This blog offers a meditation on the Common Lectionary daily readings along with a headline from world news:
STORM AND FLOOD BATTER UK
J.B. Phillips New Testament (PHILLIPS)
21 Later, Jesus spoke to them again and said, “I am going away and you will try to find me, but you will die in your sins. You cannot come where I am going.”
22 This made the Jews say, “Is he going to kill himself, then? Is that why he says, “You cannot come where I am going’?”
23-24 “The difference between us,” Jesus said to them, “is that you come from below and I am from above. You belong to this world but I do not. That is why I told you will die in your sins. For unless you believe that I am who I am, you will die in your sins.”
25-26 Then they said, “Who are you?” “I am what I have told you I was from the beginning,” replied Jesus. “There is much in you that I could speak about and condemn. But he who sent me is true and I am only speaking to this world what I myself have heard from him.”
27-30 They did not realise that he was talking to them about the Father. So Jesus resumed, “When you have lifted up the Son of Man, then you will realise that I am who I say I am, and that I do nothing on my own authority but speak simply as my Father has taught me. The one who sent me is with me now: the Father has never left me alone for I always do what pleases him.” And even while he said these words, many people believed in him.
Jesus speaks of personal freedom
31-32 So Jesus said to the Jews who believed in him, “If you are faithful to what I have said, you are truly my disciples. And you will know the truth and the truth will set you free!”
John’s Jesus speaks in a riddling way that doesn’t allow for an easy charge of blasphemy, but he comes pretty near it with his “if you don’t believe that I am who I am”, as this uses the explanation of the sacred name of God revealed to Moses. In effect John’s strongly ironical script for Jesus has him say things that are opaque to his opponents (although they would have to have been very stupid not to understand) and clear to the Christian reader of the gospel. My own judgement is that this decreases the realism of his narrative and perhaps alienates many a reader from his Jesus, who comes over as a bit pompous and even judgemental, although he constantly denies making judgements.
John is trying to find words for a character who is at all times united with the goodness that is God. Of course, all gospel writers faced the same challenge but those who made greater use of the oral tradition of Jesus’ teaching- Mark, Matthew and Luke- are able to create a more convincing Jesus. (Some readers may take offence at my insistence that the Gospel writers “created” their version of Jesus. I don’t mean to be overly sceptical about their reflection of the real historical Jesus, but clearly their use of sources and their invention of precise details such as locations and conversations is central to their construction of “the good news of Jesus Christ, the son of God.”)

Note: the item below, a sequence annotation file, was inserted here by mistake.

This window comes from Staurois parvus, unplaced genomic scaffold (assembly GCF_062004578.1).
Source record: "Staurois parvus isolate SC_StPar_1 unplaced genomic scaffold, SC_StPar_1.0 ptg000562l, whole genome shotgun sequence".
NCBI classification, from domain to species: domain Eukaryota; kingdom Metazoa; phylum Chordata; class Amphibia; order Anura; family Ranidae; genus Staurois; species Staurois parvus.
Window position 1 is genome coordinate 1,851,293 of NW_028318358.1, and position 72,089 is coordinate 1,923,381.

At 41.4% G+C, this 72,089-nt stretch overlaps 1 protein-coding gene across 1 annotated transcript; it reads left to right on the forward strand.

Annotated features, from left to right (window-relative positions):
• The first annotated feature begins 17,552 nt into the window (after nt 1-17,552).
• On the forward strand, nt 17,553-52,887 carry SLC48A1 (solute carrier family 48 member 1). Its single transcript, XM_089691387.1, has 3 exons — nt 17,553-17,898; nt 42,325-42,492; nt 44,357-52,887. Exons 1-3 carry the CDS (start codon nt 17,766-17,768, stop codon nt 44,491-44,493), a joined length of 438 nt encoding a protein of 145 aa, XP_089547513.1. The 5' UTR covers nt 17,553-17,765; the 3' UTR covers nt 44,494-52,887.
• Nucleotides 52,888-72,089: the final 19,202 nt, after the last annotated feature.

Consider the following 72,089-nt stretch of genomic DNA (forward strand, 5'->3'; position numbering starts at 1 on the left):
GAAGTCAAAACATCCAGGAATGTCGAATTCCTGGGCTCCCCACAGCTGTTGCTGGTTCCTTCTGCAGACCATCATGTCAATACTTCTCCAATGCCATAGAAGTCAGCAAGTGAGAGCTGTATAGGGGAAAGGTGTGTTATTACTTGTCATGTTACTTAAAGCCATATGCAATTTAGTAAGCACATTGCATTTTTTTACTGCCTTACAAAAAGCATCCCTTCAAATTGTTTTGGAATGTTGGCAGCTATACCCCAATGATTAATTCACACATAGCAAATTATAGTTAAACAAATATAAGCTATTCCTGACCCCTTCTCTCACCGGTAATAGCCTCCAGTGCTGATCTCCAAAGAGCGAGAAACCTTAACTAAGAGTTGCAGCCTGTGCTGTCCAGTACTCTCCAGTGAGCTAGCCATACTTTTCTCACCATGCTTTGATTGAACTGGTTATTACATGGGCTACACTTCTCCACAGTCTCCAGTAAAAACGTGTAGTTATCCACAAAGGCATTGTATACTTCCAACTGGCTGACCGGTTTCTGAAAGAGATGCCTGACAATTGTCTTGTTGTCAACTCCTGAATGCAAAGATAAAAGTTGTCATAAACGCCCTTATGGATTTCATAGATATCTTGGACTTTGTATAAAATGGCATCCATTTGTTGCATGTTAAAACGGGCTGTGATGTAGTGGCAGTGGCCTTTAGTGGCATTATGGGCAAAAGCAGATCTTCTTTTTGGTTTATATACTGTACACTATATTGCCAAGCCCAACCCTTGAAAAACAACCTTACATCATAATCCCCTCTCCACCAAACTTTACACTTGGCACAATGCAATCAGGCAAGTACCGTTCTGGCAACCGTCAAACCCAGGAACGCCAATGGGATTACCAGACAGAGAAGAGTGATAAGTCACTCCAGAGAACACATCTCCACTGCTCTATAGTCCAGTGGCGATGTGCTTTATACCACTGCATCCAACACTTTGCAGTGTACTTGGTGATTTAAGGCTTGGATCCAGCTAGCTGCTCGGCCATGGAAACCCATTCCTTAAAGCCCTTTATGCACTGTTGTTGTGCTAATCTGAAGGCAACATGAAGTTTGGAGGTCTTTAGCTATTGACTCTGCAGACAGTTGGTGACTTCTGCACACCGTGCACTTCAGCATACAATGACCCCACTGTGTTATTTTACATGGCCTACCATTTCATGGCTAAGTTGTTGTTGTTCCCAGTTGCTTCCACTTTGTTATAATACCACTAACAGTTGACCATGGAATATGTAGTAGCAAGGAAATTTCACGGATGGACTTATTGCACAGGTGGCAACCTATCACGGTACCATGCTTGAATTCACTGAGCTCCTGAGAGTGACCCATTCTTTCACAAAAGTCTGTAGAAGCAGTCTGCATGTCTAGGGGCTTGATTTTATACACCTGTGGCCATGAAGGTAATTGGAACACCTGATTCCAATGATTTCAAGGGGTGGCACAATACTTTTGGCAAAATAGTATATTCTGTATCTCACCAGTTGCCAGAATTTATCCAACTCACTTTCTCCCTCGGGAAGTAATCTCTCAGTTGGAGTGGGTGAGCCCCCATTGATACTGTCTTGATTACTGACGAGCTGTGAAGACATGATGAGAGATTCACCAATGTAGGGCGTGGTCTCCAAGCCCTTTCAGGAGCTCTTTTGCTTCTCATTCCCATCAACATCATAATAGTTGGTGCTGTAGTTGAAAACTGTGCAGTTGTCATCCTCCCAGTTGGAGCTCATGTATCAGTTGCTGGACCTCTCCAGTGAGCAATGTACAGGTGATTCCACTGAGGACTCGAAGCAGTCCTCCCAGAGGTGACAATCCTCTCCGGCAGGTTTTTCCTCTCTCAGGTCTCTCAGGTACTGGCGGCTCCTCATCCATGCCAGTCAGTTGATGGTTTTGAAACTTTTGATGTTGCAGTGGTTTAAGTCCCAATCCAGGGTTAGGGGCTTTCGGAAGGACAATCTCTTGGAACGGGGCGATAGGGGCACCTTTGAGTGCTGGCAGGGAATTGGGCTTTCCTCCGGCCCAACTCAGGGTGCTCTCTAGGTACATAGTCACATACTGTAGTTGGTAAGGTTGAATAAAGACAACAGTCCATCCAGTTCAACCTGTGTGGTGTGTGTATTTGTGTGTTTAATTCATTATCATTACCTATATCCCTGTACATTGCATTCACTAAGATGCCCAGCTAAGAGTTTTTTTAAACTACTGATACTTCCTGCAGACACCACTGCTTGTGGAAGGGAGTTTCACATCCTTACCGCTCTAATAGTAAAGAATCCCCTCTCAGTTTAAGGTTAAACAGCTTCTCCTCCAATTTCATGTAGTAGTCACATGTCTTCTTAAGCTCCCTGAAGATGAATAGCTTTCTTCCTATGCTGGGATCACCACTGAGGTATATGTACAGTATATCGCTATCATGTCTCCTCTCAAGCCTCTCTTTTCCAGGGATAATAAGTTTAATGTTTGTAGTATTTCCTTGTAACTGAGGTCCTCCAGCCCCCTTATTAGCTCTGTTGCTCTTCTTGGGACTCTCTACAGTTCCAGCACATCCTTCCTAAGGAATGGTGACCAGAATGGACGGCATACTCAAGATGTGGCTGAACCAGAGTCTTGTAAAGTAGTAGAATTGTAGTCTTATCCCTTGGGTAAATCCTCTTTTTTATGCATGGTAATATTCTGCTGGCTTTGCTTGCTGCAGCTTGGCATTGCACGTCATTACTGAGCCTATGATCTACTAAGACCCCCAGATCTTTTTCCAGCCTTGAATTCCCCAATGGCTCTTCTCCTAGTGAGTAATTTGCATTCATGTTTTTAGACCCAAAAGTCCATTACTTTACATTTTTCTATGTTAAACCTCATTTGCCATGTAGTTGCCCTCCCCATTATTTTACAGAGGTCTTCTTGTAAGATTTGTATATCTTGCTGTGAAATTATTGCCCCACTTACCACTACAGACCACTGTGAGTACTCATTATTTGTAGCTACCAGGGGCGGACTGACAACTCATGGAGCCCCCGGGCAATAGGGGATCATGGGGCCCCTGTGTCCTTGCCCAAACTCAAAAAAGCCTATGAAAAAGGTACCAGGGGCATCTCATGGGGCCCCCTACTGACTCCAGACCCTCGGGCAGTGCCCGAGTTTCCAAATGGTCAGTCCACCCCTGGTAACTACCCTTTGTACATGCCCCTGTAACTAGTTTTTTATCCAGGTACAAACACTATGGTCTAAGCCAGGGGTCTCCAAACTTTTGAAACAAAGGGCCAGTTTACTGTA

The kind of speech John gives to Jesus expresses all the time the paradox that this human being is simultaneously the expression of God’s truth. Jesus says he comes from “above” while his opponents come from ” below”; he is is open to the goodness of God while they are closed. He has been “sent” by God; he acts and speaks what he has learned through his openness to God. Although “sent” normally indicates that the sender is at a distance, Jesus claims that because he does what pleases the father, the sending father is present in him: the eternal goodness is present in time, in those who are a channel for it. Jesus prophesies that his words will become clear when he is “lifted up” an ironical phrase, which means both his hanging from the cross and his resurrection to the father. Then all concealment will be at an end; the reality of the world’s evil and the father’s love will be simultaneously made evident.
Disciples (Hebrew “talmadim) are promised that if they are faithful to Jesus’ teaching they will know the truth. John’s word for truth is aletheia literally “unconcealment”. If they hold to Jesus’ words the veils of self-deception and the deception of others will be stripped away, and they too will be able to live in the goodness of God.
In John’s gospel those who encounter Jesus stand before the eternal judgement. In him they choose truth or lies, light or darkness, life or death. “This is the judgement; that the light came into the world and men preferred the darkness.” Some think that the idea we choose our own judgement, rather than judgement being made upon is, is merciful. I think it’s terrifying.